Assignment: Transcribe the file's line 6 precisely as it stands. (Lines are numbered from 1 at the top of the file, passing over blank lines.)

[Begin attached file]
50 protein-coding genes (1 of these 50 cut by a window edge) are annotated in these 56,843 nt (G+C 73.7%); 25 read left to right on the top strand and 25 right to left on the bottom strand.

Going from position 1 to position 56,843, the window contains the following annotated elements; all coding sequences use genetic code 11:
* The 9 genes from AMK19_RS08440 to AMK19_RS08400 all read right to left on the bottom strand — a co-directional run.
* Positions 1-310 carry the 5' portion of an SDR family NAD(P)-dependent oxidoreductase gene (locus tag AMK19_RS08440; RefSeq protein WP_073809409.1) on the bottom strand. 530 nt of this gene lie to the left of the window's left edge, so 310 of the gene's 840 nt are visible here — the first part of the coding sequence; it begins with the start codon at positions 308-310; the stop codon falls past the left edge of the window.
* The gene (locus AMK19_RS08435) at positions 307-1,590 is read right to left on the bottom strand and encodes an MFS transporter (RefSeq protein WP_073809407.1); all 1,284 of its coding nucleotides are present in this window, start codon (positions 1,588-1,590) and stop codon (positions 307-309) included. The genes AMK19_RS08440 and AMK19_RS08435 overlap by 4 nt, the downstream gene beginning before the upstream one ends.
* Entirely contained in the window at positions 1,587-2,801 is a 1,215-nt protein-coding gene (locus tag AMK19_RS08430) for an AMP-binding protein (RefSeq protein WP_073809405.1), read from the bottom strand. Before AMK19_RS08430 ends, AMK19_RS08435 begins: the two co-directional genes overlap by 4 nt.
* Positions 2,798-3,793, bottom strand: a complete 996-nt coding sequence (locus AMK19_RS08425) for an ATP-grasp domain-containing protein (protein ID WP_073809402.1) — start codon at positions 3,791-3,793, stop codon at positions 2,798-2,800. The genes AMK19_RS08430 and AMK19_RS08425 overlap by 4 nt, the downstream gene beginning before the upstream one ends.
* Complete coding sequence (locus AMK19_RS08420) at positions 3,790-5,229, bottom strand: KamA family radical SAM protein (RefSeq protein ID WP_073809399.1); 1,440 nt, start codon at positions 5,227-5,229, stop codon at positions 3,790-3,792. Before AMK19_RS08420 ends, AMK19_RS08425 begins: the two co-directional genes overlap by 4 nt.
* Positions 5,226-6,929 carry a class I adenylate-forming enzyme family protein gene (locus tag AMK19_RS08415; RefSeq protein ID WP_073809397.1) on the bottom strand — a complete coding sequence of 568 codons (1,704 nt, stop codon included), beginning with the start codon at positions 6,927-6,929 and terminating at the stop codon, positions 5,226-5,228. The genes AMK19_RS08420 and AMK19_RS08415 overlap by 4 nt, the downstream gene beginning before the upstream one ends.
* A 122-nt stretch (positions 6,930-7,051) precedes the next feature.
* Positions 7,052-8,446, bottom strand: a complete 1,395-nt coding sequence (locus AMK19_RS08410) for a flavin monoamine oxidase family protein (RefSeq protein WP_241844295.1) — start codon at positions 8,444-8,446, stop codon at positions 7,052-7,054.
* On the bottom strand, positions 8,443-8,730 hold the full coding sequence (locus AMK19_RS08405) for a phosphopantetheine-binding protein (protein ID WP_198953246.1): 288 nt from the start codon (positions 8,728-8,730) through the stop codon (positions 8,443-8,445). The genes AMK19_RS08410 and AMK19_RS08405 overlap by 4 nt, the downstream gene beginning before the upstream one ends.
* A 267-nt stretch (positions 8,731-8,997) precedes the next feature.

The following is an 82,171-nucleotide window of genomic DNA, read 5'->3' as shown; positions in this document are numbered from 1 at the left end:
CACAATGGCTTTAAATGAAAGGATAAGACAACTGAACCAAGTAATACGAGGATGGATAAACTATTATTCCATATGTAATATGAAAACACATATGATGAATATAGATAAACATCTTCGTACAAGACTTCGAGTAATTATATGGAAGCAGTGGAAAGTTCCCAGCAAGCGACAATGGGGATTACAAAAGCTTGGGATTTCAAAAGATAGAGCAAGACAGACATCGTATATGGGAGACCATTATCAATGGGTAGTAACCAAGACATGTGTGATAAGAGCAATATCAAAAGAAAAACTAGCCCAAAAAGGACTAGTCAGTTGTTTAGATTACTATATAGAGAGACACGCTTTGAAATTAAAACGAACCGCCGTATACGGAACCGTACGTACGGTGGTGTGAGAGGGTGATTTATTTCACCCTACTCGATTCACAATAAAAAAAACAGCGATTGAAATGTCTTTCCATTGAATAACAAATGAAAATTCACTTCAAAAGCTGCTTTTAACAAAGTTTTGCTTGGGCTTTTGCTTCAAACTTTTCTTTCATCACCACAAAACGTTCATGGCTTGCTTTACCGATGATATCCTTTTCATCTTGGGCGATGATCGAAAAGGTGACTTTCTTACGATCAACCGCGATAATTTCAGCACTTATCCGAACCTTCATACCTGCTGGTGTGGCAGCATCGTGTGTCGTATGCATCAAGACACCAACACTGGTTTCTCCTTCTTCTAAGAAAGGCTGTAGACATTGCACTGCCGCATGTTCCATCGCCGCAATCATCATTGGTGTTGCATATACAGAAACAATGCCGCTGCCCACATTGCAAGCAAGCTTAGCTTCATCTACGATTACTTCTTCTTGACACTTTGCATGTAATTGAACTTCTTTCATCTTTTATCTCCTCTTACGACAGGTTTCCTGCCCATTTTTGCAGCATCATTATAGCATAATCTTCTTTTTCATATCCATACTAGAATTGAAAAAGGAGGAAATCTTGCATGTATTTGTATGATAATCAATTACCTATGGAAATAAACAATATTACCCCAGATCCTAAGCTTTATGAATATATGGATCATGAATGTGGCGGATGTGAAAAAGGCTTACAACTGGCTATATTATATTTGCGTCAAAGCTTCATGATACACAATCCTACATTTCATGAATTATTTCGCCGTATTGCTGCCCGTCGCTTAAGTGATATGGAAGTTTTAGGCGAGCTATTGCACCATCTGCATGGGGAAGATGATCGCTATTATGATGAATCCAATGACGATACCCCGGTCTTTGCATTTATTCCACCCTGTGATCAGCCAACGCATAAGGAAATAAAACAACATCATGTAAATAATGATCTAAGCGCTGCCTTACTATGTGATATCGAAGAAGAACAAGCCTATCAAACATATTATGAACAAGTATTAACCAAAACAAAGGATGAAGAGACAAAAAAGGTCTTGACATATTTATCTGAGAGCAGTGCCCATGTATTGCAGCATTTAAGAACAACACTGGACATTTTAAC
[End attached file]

* Entirely contained in the window at positions 1,587-2,801 is a 1,215-nt protein-coding gene (locus tag AMK19_RS08430) for an AMP-binding protein (RefSeq protein WP_073809405.1), read from the bottom strand. Before AMK19_RS08430 ends, AMK19_RS08435 begins: the two co-directional genes overlap by 4 nt.